Home > European History > 3 of History’s Bad Boy Breakups

Personally, I’ve never understood women who are attracted to the “bad boys.” You know the ones I’m talking about. Handsome and confident, they often come with killer charm and a smile that weakens your knees. Couple that with money or power and you are destined for a nasty breakup and a terrible broken heart.

While these notorious bad boy breakups might not rise to level of  the epic Brangelina split of 2016, they know doubt caused more than a little upheaval in their day.

The Six Wives of Henry VIII

King Henry VIII, Catherine of Aragon and Anne Boleyn  Ah, the classic love triangle. You know from the start this won’t end well for someone. Perhaps the poster boy for bad breakups, Henry became king of England in 1509 and shortly thereafter married Catherine of Aragon, the widow of his older brother, Arthur. Although Catherine had born him a daughter, Mary, Henry grew unhappy that Catherine hadn’t provided him with a male heir. His fancy turned toward the younger sister of one his mistresses, Anne Boleyn. Determined to marry Boleyn, Henry asked Pope Clement VII for an annulment of his marriage to Catherine of Aragon. Despite the Pope’s refusal, Henry divorced Catherine and married Anne in 1533. Anne gave birth to a daughter, Elizabeth, later that year. Eventually she, too, fell out of favor with the king as she was unable to produce a son from their union. In 1536, Anne was found guilty on fabricated charges of treason and beheaded. Henry’s quest for a son didn’t end there as he married four more times: Jane Seymour, who died shortly after giving birth to a son, Edward VI; Anne of Cleves, whose marriage to Henry was annulled so he could wed again; Catherine Howard, who was beheaded on bogus charges of treason and adultery; and Catherine Parr, who avoided the fate of her predecessors and managed to stay married to the king until his death in 1547.

Lord Bryon and Lady Caroline Lamb

Lord Byron and Lady Caroline Lamb  In 1812, famed poet Goerge Gordon Byron, skyrocketed to celebrity status among England’s aristocratic class with the success of his poem, “Childe Harold’s Pilgrimage.” That same year he began a tumultuous affair with Lady Caroline Lamb, the wife of Britain’s future prime minister, William Lamb. Eventually Bryon broke off the scandalous relationship with the woman he once referred to as “the cleverest, most agreeable, absurd, amiable, perplexing, dangerous, fascinating little being that lives.” However, Lady Lamb didn’t disappear quietly. Desperate for Byron’s attention, she stabbed herself  hoping to convince the poet she would rather die than live without him. Unable to convince Lord Byron to reignite their affair, she publicly burned Byron in effigy and spread vicious rumors that he was having an affair with his half-sister, Augusta. Bryon’s reputation as a love ’em and leave ’em bad boy only worsened when Augusta gave birth to a child in 1814 that all of British aristocracy believed Bryon had fathered. In order to repair his reputation and restore his failing financial accounts, he married William Lamb’s cousin, Annabella Milbanke. The marriage was brief and by all accounts disastrous as Bryon’s roving eye did not settle down following his nuptials. Bryon eventually left England permanently. As for Lady Lamb, she published a novel, Glenarvon, which was loosely based on her tempestuous, scandal-laced relationship with Byron whom she described as “mad, bad and dangerous to know.”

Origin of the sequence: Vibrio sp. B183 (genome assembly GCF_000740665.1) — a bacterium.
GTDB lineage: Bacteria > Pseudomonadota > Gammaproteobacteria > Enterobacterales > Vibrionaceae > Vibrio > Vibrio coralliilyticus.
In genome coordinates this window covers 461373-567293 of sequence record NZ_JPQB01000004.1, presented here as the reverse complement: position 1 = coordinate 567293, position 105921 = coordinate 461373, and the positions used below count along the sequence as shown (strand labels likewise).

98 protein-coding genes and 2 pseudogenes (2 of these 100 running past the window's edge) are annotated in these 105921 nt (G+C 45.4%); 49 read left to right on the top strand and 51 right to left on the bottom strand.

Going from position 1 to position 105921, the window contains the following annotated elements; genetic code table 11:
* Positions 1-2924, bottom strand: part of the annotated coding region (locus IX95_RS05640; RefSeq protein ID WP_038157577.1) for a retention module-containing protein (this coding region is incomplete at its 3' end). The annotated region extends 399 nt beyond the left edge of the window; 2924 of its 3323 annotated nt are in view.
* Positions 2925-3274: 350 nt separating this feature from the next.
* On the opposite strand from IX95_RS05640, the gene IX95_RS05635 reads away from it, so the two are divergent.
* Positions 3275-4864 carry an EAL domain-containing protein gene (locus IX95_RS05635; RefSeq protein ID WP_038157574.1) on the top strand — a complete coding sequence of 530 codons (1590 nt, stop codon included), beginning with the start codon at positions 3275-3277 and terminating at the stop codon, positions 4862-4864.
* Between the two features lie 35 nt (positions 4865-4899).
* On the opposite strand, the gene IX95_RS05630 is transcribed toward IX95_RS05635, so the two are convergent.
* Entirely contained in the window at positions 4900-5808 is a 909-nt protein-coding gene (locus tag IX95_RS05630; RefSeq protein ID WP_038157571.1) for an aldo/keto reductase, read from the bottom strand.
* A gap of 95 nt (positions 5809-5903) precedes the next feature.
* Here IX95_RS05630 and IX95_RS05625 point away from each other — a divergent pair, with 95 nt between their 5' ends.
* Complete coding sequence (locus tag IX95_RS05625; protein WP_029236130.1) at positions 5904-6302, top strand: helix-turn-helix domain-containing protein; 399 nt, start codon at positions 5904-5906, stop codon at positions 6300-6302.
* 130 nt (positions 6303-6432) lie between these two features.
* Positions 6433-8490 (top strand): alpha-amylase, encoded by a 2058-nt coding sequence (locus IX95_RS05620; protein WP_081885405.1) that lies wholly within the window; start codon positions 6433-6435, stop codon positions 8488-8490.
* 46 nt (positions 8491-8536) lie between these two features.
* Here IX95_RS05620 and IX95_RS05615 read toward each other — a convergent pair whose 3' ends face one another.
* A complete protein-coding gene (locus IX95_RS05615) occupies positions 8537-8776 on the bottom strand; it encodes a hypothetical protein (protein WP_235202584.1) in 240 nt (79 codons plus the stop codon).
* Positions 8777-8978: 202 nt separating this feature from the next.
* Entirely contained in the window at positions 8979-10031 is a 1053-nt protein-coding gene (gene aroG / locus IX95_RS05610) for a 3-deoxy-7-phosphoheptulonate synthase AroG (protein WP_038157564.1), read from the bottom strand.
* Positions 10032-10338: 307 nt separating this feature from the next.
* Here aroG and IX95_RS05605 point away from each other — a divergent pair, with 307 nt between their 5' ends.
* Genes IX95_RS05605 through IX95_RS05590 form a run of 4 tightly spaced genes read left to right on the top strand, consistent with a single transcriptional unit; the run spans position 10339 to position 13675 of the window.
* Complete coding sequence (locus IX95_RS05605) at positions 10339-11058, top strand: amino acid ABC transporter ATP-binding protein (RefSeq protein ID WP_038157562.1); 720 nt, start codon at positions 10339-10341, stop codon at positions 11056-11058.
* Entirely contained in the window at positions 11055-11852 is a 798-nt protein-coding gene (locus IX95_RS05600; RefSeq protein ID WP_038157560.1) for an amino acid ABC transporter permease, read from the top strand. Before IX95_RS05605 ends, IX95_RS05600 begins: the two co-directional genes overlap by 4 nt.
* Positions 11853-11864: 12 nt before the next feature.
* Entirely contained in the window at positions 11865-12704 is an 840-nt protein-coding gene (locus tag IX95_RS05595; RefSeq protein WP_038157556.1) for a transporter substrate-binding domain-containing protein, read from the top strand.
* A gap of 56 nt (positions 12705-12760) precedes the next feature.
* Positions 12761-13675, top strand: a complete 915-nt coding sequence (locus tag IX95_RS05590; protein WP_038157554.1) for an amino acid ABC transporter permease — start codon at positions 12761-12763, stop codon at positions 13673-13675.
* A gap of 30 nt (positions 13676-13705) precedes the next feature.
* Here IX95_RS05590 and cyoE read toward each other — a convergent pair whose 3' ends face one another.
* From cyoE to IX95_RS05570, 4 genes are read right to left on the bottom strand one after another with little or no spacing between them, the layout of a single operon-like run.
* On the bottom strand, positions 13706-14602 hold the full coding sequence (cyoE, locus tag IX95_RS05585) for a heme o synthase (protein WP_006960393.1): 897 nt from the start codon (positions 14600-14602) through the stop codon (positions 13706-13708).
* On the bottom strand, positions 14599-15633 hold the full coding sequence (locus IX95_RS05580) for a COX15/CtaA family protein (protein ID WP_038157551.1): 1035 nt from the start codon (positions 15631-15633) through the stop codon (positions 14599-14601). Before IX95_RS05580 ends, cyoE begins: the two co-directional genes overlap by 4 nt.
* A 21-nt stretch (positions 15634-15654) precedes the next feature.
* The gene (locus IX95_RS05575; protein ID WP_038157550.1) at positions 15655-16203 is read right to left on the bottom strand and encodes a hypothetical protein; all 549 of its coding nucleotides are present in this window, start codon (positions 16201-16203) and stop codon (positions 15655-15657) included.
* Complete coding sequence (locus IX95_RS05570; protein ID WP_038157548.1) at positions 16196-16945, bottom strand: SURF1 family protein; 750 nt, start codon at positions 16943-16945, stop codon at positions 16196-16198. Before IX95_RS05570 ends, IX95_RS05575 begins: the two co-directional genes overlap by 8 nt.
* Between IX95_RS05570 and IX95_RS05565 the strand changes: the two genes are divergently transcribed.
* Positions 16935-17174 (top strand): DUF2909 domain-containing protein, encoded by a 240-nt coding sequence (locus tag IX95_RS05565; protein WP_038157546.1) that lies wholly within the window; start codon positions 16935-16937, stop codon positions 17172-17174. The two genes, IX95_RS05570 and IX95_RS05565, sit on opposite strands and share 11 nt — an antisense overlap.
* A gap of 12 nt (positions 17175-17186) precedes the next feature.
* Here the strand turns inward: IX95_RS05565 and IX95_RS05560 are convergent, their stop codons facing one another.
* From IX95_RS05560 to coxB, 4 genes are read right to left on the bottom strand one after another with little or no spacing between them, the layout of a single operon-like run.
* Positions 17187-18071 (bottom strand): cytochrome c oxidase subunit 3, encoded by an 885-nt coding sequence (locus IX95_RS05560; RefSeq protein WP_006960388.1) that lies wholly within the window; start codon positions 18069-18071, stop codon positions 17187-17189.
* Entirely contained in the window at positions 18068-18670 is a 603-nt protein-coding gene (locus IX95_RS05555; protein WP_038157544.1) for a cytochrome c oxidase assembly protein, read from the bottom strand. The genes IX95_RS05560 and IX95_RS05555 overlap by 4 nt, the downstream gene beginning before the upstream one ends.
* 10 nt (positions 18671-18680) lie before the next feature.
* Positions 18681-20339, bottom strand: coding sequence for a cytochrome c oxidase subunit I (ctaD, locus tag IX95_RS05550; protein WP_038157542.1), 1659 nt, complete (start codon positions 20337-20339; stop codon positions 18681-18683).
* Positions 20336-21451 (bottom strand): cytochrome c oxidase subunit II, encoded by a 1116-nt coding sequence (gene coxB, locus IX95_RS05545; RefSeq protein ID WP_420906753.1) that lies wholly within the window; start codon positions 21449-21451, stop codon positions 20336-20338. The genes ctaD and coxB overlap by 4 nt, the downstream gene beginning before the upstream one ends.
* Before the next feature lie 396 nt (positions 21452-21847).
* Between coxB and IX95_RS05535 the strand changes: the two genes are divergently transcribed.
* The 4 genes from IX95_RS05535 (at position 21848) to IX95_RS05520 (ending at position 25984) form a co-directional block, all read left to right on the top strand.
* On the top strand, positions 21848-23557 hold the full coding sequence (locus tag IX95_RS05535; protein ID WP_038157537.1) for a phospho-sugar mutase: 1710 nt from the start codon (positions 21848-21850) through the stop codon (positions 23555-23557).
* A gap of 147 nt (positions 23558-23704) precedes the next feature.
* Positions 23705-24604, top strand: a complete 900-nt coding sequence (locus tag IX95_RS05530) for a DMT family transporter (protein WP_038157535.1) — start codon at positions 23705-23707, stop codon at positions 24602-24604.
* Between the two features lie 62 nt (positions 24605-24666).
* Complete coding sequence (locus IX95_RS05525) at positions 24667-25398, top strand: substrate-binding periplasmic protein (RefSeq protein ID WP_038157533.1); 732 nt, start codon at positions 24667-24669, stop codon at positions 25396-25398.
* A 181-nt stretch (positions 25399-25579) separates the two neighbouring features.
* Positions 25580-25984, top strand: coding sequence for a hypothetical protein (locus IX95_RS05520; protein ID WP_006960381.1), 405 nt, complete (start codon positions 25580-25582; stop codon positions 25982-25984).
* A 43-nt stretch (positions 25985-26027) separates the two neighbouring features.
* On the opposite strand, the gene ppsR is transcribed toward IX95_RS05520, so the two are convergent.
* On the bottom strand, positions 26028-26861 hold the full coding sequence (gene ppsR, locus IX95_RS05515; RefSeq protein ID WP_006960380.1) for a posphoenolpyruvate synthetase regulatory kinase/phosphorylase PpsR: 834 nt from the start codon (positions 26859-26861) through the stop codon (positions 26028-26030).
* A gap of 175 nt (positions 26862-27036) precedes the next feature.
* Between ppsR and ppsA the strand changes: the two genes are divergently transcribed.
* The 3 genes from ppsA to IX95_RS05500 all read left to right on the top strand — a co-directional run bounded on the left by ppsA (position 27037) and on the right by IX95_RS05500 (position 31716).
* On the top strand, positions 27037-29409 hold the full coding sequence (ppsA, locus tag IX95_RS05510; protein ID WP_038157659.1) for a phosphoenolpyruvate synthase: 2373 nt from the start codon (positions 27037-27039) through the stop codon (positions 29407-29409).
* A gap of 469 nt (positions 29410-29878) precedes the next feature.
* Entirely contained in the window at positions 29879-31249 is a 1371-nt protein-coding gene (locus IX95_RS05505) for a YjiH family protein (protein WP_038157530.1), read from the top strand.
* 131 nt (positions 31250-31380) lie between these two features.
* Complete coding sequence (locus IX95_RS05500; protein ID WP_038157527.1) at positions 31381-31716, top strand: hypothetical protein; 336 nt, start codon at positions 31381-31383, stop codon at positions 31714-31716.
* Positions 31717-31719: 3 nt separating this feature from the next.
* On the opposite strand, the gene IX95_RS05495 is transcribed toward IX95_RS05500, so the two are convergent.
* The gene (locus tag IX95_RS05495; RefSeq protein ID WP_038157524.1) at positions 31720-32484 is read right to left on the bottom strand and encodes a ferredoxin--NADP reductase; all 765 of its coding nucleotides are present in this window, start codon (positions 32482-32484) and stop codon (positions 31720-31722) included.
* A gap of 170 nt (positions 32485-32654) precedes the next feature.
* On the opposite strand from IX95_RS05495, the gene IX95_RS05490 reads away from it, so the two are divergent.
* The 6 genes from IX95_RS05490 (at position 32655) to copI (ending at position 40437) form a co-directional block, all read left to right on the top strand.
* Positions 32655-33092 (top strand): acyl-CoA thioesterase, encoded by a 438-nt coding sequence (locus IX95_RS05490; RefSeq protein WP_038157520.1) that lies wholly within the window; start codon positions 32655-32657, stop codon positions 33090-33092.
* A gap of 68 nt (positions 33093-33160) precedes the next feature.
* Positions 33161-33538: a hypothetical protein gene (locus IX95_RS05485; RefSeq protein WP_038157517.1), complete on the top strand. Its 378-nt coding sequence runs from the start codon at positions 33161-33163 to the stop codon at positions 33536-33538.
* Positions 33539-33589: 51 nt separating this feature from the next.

The Divorce of Napoleon and Josephine

Napoleon and Josephine  In 1796, a young French army officer, Napoleon Bonaparte, married Josephine de Beauharnais, a widow and mother of two who was six years his elder. At first, Bonaparte wrote impassioned love letters to Josephine while away on military campaigns but eventually the two grew distant and both had numerous affairs. They managed to put their difference aside and in 1804, Napoleon and Josephine became the original power couple when Napoleon was crowned Emperor of France. However in 1809, Napoleon informed his Empress that he was divorcing her because she had failed to produce a male heir. According to witnesses, Josephine responded with blood-curdling screams. This had no effect on Bonaparte who had the marriage annulled and later married an Austrian archduchess. Apparently his former wife was never far from his thoughts. Upon Napoleon’s death in 1821 his final word was said to be, “Josephine.”

History’s casanova’s prove to me that I made the right choice pursuing a man with an honorable heart and a steady eye. Yet many women can’t help the pull toward the untamable bad boy they hope to reform.

How about you? Have you ever been attracted to a bad boy?